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The Importance Of Christopher Marlowe And William Shakespeare's Othello

Satisfactory Essays
The sixteenth century England that would be swept up in the flow of the Renaissance movement which would allow drama and plays to prosper. Two playwrights in particular, Christopher Marlowe and William Shakespeare were direct contemporaries during this influential time period, yet Marlowe’s early demise would prevent him from reaching the pinnacle of fame that Shakespeare did. However, Marlowe’s influence would survive within the heart of Shakespeare’s plays and give birth to new characters; Marlowe’s antagonist Barabas would inspire later stage villains such as Shakespeare’s antagonist Iago. Christopher Marlowe’s “ The Famous Tragedy of the Rich Jew of Malta,” often shortened to “Jew of Malta,” is often described as a tragic comedy. It presents the villainous Jewish merchant, Barabas, who is unrelenting in his efforts to gain revenge against his enemies: the governor who dispossesses him of his wealth, the nuns and friars, his daughter who betrays him by converting to Christianity, and even his own murdering accomplice – Ithamore. Shakespeare’s “Othello” succeeds the Jew of Malta and is described as a tragedy. It presents the villainous Iago, who undermines Othello and Desdemona’s relationship for a personal form of revenge and to further his own position. Iago’s character is firmly rooted in the stage villain inspired by Barabas; both whom are portrayed as Machiavellian villains and prime malefactors in their respective plays whom resort to deceit, betray , and murder as means to their own ends. Both characters distort the ideals known to the audience at the time; Marlowe targets the religions that glue society together, yet Shakespeare crucially corrupts the virtues we idealized to the point of damnation. Barabas and Iago are ...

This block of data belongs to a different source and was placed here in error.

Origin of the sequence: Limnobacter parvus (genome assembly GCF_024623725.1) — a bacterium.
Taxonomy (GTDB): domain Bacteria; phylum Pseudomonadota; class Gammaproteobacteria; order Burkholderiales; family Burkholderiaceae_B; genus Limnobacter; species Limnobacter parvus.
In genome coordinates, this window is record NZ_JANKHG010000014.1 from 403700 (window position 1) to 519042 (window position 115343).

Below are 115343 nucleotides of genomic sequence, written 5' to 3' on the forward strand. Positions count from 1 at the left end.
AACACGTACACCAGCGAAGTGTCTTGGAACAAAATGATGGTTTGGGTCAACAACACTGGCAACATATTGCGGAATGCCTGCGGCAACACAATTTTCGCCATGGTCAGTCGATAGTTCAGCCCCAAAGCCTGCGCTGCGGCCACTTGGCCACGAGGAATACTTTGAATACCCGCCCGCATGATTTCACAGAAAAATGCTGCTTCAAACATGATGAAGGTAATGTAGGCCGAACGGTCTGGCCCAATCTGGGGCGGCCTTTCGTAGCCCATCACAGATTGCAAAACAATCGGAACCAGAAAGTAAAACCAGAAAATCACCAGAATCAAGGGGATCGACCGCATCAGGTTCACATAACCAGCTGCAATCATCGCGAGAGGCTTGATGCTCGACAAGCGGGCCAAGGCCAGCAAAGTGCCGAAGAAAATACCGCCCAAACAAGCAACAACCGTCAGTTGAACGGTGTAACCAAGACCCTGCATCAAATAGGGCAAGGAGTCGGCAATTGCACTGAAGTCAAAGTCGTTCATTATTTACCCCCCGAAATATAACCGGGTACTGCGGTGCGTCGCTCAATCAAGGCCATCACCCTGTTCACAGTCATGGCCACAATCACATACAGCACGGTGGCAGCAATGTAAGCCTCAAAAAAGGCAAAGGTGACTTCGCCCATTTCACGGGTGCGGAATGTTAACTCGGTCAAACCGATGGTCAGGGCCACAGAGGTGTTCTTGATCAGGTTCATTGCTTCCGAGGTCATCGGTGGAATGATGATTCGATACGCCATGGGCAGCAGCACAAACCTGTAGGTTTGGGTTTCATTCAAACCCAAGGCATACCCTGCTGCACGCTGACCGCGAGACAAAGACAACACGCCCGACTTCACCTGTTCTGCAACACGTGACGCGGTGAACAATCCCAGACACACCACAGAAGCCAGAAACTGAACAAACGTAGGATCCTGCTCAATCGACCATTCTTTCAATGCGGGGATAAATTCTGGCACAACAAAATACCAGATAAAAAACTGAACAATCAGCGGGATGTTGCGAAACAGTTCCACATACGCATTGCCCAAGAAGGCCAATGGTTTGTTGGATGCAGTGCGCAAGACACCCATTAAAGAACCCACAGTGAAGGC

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...and the honorable Cassio is left to rule Cyprus; The Jew of Malta ends on a more dismal note where we readers are left uneasy, knowing that we ultimately cannot leave our faith in those remaining. Therefore Barabas emerges victorious over Iago as a Machiavellian villain.
Ultimately, Marlowe’s the Jew of Malta and Shakespeare’s Othello are two different stories yet utilize similar villains -- due to Marlowe’s skilled creation of the stage villain that would persevere throughout later plays and inspire others, such as Shakespeare’s antagonist, Iago. These stories both convolute and distort accepted ideas and notions of the current period -- but are not limited to that era; regarded as several of the greatest works even in our modern era. However, despite their similarities, Marlowe succeeds with the creation of Barabas who remains the ultimate Machiavellian villain
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